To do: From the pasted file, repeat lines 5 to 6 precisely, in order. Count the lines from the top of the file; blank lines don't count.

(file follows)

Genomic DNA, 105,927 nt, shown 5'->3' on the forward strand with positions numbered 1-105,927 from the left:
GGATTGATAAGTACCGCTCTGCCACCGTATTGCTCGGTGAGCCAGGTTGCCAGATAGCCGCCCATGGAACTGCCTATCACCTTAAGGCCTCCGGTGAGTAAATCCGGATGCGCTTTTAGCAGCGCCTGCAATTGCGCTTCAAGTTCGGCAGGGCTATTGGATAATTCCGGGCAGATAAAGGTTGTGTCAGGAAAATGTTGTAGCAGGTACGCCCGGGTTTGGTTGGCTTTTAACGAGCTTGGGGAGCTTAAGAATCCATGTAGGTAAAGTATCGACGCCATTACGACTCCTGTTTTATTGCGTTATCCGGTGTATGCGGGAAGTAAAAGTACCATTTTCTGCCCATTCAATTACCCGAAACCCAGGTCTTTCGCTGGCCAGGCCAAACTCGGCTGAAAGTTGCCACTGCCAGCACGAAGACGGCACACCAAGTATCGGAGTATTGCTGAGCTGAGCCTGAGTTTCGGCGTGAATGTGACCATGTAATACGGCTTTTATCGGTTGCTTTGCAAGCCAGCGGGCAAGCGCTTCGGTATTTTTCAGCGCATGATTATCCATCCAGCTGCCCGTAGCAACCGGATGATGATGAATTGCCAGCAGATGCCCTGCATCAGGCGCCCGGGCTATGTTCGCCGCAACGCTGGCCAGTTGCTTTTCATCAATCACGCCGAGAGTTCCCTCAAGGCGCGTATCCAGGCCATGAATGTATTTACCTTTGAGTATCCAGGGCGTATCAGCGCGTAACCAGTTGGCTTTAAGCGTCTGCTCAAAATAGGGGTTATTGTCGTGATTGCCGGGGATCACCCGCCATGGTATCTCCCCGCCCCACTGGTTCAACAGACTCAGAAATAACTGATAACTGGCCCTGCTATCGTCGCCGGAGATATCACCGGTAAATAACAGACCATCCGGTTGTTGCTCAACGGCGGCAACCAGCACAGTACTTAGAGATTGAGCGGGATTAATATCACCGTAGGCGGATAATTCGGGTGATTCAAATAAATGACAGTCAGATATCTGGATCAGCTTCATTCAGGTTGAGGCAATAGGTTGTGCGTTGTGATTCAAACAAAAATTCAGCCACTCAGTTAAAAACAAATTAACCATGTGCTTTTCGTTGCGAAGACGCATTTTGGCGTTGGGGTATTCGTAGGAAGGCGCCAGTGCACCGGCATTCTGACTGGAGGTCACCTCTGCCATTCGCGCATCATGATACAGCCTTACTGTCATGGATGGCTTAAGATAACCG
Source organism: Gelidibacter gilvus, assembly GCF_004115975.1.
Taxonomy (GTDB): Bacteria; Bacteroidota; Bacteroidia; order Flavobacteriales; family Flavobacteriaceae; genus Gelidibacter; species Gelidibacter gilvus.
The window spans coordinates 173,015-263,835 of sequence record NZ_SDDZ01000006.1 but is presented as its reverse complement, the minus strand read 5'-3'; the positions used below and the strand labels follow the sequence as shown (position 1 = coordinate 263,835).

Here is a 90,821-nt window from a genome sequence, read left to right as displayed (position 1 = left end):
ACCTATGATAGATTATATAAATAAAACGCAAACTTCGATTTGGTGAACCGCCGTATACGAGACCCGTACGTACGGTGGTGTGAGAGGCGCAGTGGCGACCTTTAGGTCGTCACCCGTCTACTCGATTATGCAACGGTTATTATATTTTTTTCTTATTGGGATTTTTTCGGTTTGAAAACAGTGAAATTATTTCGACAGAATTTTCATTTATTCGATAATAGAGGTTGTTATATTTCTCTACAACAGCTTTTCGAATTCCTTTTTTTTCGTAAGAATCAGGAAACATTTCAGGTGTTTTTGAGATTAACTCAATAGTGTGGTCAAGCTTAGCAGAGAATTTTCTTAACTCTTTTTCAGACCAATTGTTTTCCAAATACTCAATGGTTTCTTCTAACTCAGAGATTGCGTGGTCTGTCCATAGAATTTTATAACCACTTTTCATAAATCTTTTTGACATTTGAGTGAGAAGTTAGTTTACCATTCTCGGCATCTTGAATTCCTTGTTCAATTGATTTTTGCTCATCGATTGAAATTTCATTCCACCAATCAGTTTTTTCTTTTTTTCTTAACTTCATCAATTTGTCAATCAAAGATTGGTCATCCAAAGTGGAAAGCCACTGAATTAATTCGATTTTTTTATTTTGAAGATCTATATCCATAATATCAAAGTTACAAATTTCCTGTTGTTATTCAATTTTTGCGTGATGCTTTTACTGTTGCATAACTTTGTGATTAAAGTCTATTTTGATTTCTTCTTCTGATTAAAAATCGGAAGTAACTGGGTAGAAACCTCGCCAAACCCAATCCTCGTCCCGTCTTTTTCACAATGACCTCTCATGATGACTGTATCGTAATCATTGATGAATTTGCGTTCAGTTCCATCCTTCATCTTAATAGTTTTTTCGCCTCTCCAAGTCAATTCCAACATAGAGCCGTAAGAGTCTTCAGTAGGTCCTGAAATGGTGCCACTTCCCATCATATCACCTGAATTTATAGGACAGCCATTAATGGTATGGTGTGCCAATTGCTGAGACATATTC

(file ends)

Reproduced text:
The window spans coordinates 173,015-263,835 of sequence record NZ_SDDZ01000006.1 but is presented as its reverse complement, the minus strand read 5'-3'; the positions used below and the strand labels follow the sequence as shown (position 1 = coordinate 263,835).

Here is a 90,821-nt window from a genome sequence, read left to right as displayed (position 1 = left end):